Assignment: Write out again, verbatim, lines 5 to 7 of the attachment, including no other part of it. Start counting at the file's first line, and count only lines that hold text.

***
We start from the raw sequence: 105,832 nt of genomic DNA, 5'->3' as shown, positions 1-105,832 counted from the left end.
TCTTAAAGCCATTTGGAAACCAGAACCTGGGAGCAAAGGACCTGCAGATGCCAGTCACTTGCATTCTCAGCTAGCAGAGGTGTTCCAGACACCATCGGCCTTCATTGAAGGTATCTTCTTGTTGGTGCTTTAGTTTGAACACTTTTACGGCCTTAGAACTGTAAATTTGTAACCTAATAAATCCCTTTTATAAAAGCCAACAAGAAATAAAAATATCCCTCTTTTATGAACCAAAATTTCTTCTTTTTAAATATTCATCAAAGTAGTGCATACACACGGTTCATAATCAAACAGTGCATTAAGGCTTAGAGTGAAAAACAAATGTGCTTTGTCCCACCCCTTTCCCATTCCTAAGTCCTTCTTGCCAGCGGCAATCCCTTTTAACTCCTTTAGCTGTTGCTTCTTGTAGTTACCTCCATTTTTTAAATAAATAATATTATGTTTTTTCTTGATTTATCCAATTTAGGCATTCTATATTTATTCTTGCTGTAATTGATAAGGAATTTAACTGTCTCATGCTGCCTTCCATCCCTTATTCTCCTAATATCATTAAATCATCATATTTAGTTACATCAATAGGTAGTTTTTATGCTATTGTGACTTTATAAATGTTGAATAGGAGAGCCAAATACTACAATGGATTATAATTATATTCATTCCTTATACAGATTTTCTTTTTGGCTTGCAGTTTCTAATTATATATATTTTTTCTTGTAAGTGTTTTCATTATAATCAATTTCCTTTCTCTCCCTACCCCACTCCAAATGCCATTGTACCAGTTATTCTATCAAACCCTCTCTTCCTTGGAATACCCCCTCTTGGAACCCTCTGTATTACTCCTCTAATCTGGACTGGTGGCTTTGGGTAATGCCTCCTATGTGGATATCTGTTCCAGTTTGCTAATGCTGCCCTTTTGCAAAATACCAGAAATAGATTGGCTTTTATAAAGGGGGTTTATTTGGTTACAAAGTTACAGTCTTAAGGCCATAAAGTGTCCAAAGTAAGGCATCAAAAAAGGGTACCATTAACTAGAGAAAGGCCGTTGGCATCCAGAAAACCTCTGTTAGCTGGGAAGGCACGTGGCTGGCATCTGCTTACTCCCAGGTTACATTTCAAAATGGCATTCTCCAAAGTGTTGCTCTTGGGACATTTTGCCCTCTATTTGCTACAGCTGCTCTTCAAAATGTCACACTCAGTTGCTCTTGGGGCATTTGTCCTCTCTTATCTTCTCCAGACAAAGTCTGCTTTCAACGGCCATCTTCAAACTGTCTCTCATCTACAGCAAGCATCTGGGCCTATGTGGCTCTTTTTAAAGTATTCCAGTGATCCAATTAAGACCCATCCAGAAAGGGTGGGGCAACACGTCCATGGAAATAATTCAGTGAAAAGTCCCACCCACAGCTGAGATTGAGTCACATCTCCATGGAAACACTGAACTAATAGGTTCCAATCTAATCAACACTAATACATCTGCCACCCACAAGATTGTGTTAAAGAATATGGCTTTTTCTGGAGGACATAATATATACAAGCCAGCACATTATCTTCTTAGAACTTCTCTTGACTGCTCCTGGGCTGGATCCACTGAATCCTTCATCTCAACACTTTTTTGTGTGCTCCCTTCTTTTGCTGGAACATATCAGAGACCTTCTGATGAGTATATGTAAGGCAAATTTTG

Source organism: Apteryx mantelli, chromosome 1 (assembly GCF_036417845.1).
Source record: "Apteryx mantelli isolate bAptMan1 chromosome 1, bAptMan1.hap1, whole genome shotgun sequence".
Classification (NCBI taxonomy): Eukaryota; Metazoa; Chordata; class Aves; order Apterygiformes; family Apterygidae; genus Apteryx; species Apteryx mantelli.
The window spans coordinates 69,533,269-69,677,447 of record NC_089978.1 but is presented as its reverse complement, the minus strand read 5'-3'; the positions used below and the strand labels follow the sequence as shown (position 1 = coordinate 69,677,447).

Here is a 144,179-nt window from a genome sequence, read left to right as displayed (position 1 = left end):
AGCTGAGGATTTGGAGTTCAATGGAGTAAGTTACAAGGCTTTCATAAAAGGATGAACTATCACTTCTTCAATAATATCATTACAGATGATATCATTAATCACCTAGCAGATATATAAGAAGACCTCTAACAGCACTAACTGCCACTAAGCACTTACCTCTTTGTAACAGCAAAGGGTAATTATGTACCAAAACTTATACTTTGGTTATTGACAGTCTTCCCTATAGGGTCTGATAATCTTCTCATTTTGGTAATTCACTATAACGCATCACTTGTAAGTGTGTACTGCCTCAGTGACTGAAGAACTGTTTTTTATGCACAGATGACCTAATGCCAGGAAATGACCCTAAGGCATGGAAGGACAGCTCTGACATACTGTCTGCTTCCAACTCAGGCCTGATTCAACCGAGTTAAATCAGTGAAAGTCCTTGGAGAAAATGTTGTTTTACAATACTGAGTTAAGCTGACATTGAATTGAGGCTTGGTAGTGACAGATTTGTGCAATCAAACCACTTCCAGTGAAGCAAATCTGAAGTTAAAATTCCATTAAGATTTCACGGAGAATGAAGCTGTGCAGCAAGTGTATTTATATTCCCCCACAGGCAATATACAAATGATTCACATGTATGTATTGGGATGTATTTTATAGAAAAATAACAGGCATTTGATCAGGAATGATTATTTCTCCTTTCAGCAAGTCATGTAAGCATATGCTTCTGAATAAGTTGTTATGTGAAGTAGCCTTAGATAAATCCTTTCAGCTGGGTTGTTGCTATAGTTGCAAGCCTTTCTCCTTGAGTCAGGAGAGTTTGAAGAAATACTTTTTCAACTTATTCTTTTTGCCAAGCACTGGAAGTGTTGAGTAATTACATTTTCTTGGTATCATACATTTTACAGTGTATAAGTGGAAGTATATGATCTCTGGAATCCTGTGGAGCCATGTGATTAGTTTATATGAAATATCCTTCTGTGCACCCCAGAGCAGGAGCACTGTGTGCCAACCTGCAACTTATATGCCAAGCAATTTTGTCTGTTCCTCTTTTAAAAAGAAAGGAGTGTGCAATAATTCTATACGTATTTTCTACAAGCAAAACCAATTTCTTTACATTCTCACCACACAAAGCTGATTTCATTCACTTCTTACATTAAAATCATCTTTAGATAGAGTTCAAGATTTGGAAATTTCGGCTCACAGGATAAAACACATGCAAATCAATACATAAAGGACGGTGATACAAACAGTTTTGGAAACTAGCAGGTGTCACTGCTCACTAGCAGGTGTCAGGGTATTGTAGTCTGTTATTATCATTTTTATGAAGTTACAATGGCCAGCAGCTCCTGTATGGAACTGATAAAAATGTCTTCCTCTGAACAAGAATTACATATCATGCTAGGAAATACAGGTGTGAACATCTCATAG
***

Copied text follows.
Classification (NCBI taxonomy): Eukaryota; Metazoa; Chordata; class Aves; order Apterygiformes; family Apterygidae; genus Apteryx; species Apteryx mantelli.
The window spans coordinates 69,533,269-69,677,447 of record NC_089978.1 but is presented as its reverse complement, the minus strand read 5'-3'; the positions used below and the strand labels follow the sequence as shown (position 1 = coordinate 69,677,447).

Here is a 144,179-nt window from a genome sequence, read left to right as displayed (position 1 = left end):